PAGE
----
- The Washington Times - Monday, September 11, 2000

Vice President Al Gore has moved the political calendar into the "silly season" with his schoolyard taunt of Gov. George W. Bush to "put up or shut up." One expects Mr. Gore to follow up with the next schoolyard debating point "and your mother wears combat boots." But no that would only serve to bring attention to the biggest political vulnerability of the Clinton-Gore administration, their stewardship of national security.
Currently the debate rages on the decline of the U.S. military even below the famous "hollow" years of the Carter administration. Therefore, it comes as no surprise that the Clinton-Gore administration is spinning like a gyroscope to deflect this most serious charge. What is disappointing is the administration using uniformed military to dissemble.
Gen. Henry H. Shelton, chairman of the Joint Chiefs of Staff entered the debate with celerity or speed to assure America all is well with U.S. forces. The nations' top military officer offered his comments because in his own words, "National security is so important it should be above politics." A serious statement from a serious man.
Time will reveal the truth about the serious decline in our military, the troops always know and the soldiers, sailors, airman, and marines will simply tell of their personal experience, regardless of Pentagon apple polishing. However, Gen. Shelton correctly touches on a much larger issue, the politicalization of the U.S. military. He is right. National Security should be above politics especially in the use of force as a headline grabber.
Since Gen. Shelton volunteered to enter a political debate it is only fair to get his views on the following questions:
Was it politics or national security to withhold armor support for the Rangers in Somalia?
Was politics or national security the motivation for launching a cruise missile attack against an aspirin factory in Sudan as Commander in Chief Bill Clinton went before a grand jury?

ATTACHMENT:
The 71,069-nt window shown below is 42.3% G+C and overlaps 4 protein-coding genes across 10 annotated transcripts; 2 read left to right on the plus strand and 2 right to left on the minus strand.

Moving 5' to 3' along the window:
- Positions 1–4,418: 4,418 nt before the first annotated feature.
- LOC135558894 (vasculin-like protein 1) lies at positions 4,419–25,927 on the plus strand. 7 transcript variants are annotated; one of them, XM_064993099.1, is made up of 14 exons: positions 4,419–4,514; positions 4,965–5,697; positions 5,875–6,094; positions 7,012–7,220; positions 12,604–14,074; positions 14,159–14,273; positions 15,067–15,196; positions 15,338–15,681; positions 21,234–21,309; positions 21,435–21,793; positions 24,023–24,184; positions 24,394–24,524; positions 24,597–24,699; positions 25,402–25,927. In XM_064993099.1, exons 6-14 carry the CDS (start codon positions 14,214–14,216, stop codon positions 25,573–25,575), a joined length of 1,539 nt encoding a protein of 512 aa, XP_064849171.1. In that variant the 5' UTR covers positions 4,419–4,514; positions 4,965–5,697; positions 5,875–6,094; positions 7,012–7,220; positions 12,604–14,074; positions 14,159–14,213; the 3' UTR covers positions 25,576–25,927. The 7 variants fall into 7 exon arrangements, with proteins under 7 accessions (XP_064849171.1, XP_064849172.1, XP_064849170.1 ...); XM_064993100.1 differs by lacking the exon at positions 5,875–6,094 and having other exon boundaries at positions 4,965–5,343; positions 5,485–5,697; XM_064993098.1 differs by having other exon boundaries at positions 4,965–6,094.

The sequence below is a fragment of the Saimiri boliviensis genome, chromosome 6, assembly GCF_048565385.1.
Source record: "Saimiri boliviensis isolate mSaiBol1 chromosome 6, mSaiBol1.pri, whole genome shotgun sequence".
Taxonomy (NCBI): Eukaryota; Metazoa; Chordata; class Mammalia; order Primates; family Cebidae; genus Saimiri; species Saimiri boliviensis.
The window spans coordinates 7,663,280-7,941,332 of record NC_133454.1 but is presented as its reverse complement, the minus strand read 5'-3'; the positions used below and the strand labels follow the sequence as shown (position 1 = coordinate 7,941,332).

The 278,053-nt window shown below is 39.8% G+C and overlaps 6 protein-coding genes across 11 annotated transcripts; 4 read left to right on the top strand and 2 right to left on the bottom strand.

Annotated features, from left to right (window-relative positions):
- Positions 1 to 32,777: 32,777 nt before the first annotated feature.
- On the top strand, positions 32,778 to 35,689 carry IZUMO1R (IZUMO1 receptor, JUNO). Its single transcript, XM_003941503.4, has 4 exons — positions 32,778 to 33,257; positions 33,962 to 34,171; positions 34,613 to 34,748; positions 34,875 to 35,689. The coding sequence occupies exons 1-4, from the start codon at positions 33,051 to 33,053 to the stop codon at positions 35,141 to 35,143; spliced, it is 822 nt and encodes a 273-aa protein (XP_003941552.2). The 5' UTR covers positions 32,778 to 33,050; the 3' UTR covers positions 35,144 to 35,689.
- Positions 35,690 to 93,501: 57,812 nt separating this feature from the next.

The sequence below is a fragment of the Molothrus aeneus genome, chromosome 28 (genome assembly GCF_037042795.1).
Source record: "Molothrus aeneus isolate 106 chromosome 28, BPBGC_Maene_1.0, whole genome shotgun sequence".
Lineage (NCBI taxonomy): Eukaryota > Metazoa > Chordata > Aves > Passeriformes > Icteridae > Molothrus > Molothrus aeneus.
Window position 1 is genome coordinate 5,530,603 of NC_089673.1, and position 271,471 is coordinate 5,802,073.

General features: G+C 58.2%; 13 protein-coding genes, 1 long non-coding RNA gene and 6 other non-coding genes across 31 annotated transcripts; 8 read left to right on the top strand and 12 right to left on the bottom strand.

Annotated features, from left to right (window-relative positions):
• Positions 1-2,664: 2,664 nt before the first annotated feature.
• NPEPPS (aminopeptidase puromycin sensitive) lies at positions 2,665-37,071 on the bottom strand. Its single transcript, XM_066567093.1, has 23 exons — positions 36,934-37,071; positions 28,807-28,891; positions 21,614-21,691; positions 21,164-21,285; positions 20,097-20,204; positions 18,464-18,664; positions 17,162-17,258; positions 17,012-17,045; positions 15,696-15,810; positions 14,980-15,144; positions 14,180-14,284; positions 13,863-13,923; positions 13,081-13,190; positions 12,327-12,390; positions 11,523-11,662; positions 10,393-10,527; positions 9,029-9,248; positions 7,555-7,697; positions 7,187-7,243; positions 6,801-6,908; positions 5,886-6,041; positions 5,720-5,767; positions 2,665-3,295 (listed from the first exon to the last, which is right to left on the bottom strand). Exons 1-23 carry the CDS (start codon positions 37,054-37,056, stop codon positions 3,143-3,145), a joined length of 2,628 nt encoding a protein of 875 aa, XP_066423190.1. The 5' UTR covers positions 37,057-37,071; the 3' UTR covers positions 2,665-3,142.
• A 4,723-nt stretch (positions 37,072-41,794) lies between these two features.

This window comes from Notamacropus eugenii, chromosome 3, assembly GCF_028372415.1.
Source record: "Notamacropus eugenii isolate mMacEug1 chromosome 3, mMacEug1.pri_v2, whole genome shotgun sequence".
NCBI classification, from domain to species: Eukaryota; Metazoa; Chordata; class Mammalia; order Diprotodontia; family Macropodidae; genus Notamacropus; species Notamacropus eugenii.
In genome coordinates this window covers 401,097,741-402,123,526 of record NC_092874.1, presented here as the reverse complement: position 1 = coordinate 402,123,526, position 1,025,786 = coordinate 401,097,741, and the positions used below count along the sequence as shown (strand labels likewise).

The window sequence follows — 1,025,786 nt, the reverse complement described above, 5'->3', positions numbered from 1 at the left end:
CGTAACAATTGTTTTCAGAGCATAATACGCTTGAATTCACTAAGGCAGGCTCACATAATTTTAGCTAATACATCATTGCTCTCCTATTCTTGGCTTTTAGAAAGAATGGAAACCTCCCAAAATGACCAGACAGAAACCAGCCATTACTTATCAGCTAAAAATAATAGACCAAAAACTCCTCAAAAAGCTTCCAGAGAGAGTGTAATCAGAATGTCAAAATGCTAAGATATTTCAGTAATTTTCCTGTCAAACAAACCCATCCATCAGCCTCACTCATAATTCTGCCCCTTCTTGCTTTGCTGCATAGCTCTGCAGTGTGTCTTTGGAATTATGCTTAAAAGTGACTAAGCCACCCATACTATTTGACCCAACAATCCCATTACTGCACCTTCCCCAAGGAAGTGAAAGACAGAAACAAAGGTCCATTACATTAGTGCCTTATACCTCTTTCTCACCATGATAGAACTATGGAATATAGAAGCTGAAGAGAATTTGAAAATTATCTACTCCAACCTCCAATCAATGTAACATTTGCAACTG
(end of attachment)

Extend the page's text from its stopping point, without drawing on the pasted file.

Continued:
Was it politics or national security that caused the United States to initiate Operation "Desert Fox," the bombing of Iraq the day before Commander in Chief Bill Clinton faced impeachment by the U.S. House of Representatives?
Was the release altitude for air-to-ground munitions set at 15,000 feet in the NATO action in Kosovo politics or national security?
Were bombing targets during the NATO attack chosen in the White House because of politics or national security?
Was it politics or national security that inspired the commanding general of NATO forces in the war against Yugoslavia to threaten to sink the Russian Navy if it sortied into the Mediterranean?
Was it politics or national security that created a conspiracy of silence when the Peoples Republic of China sold cruise missiles to Iran, thus not triggering sanctions called for in the "Gore-McCain Act"?
Was it politics or national security when the admiral over U.S. forces in the Pacific referred to Taiwan as the "[expletive] in the punch bowl of U.S.-China relations"?
Was it politics or national security that caused you to testify in defense of Clinton-Gore administration policy that anti-missile defense technology was not immediately needed because the threat was years out when a short time later, the North Koreans fired a three-stage rocket over Japan that splashed down only a few hundred miles north of the state of Hawaii?
If the answers to the above questions indicate that military action was undertaken for domestic politics then it is time for the Clinton-Gore administration to go and Vice President Al Gore not be honored by being elected president and commander in chief.
The evidence is mounting that Mr. Clinton and Mr. Gore squandered the most precious resource the American people entrusted to them the stewardship of national security. America is weaker today than eight years ago, especially in relationship to Clinton-Gore's "strategic partner," the People's Republic of China.
Identifying and rectifying this decline is Mr. Bush's stated mission. If we lose national security, we lose everything.


Edward T. Timperlake and William C. Triplett are the co-authors of "Red Dragon Rising," Regnery, 1999.

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